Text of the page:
I’ve just come back from a survey looking at a lovely basement, but with some damp in one corner.
My investigation almost immediately revealed that the basement has type ‘A’ structural waterproofing some some sort of minor defect. For the uninitiated hear alarm bells and bad news!
I did some further investigation before informing my client that the waterproof barrier has a small defect on the other side of this wall somewhere within a 3m2 area. The lovely couple asked for the solution and I duly explained that the only real solution is to install a sump and pump and cavity drain membrane to the entire basement. This seemingly small defect will cost over £40,000 to put right!
At the same moment my client comprehended the possible cost they began bad mouthing the chartered surveyor to whom they paid £900 when they first purchased the property.
Here are my top tips for building surveyors when looking at a property with a converted basement:
1. Inform the client of what you notice.
The nature of the building survey is that you’re obliged to inform the client of any defect you notice; but that doesn’t necessarily mean diagnose.
2. Refer to a specialist.
I know you’ve been annoyed by the ‘report’ that some “damp specialists” have provided in the past but there really are some genuine specialists out there who know what they’re doing when it comes to structural waterproofing. Point your client to the Property Care Association and encourage them to find an independent surveyor who holds the following qualification: Certificated Surveyor in Structural Waterproofing.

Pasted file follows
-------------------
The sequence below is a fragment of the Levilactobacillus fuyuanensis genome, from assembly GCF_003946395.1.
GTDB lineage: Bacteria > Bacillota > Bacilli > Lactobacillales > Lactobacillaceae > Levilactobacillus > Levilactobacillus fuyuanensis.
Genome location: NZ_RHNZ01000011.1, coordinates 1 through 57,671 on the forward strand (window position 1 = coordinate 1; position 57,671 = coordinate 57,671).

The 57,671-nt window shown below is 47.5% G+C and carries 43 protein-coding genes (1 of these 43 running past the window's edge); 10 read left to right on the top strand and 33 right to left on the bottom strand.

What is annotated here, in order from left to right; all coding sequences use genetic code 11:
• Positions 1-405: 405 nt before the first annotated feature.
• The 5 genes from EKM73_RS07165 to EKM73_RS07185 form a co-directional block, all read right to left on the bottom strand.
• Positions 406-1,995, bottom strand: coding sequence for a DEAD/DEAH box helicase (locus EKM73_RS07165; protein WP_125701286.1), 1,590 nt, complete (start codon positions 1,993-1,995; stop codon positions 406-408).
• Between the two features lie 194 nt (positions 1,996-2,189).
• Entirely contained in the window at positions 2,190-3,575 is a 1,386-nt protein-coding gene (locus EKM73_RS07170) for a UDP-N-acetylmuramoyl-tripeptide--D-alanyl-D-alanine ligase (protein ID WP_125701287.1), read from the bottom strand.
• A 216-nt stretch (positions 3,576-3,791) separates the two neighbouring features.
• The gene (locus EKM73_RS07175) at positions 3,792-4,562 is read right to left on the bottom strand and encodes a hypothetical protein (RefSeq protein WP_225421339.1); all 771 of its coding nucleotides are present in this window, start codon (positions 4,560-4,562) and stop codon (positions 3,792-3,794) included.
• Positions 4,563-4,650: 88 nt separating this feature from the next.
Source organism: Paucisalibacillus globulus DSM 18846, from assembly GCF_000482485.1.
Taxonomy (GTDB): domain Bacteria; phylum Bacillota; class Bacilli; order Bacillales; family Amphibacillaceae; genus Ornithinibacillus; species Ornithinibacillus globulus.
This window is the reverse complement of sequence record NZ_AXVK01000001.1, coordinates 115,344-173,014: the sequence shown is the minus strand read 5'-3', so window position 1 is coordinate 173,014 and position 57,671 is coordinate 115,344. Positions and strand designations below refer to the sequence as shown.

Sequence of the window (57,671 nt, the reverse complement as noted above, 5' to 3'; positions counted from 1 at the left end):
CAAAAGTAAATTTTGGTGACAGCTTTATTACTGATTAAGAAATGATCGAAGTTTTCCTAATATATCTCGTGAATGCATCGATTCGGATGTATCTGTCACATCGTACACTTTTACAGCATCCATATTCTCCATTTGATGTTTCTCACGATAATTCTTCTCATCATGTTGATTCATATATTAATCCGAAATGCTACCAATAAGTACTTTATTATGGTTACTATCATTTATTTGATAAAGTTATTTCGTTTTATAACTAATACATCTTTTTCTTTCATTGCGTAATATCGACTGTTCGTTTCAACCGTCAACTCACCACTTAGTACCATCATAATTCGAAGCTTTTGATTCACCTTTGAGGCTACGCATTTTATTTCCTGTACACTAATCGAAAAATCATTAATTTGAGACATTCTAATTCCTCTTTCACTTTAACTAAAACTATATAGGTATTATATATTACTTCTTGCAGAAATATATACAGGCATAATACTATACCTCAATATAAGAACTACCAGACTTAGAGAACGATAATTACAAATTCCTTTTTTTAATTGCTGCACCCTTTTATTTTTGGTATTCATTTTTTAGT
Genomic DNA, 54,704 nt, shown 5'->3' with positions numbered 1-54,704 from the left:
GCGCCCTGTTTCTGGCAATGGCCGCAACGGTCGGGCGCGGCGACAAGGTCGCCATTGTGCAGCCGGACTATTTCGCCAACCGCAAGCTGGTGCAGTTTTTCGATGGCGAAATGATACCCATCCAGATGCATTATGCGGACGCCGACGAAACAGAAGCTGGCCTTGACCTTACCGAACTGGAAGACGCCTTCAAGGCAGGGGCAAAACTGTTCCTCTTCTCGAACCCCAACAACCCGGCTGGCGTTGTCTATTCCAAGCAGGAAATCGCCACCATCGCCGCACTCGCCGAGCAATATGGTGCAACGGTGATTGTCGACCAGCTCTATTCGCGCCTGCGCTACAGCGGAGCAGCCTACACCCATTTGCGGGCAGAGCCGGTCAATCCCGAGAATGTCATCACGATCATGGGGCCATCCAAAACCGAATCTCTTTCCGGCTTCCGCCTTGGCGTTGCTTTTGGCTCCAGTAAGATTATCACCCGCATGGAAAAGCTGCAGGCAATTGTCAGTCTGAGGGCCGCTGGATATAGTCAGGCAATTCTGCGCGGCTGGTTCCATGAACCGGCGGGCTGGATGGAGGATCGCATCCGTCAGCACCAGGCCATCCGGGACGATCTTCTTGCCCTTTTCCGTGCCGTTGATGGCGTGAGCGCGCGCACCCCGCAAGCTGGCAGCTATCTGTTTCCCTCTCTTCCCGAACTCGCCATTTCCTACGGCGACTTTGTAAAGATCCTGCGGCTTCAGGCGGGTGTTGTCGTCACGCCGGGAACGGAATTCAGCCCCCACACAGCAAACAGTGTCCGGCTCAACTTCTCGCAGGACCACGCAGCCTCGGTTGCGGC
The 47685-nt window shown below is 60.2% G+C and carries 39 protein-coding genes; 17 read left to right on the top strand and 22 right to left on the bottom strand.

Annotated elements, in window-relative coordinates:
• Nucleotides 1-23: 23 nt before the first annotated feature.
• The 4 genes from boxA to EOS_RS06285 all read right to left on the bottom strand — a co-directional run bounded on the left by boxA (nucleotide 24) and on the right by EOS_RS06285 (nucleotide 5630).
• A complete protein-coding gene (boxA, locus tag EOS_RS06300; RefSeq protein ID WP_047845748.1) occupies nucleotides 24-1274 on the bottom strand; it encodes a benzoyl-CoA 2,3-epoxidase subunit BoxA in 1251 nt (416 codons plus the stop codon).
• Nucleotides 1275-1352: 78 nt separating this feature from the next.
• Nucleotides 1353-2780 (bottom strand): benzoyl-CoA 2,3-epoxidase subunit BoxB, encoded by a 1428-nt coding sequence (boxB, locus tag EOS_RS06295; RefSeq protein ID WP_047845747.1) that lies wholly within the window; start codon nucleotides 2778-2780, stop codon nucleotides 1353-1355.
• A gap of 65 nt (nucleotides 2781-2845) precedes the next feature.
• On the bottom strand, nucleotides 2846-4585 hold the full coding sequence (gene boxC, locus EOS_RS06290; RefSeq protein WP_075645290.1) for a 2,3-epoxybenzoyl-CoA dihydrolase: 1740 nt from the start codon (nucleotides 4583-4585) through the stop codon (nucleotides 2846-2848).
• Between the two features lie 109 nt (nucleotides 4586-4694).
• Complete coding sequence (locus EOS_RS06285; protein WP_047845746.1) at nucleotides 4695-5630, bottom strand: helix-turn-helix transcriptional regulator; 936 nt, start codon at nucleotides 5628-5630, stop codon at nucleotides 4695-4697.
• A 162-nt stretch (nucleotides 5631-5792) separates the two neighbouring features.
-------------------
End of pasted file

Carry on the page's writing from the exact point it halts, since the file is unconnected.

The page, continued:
3. Refer your client to their legal advisers
Your client needs to know whether the work carried out was done correctly. Records from building control along with reports and guarantees from structural waterproofing specialists should be collected by solicitors as part of due diligence during the conveyance. However, does your client or the solicitor know what to look for? Surely not. I think that the outstanding building surveyor would both notify the solicitor of the need for documents and inform them what to be looking for. Going further still the solicitor should supply the independent specialist surveyor with this information and ask for an opinion.
Even if the structural waterproofing was carried out perfectly, has the system been maintained. Will the guarantee company easily assign guarantees to your client when they are the owner; or will it only then come to light that the vendor hasn’t paid for proper maintenance and the guarantees are void.
Here’s my shortlist for what a solicitor should collect from the vendor:
- copies of structural waterproofing company’s
- receipt confirming payment was made in full
- maintenance schedule (this may be provided through a third party)
- copies of sign off from building control
- copies of maintenance records
- a formal letter from guarantee issuing company that they will willingly assign the guarantee upon completion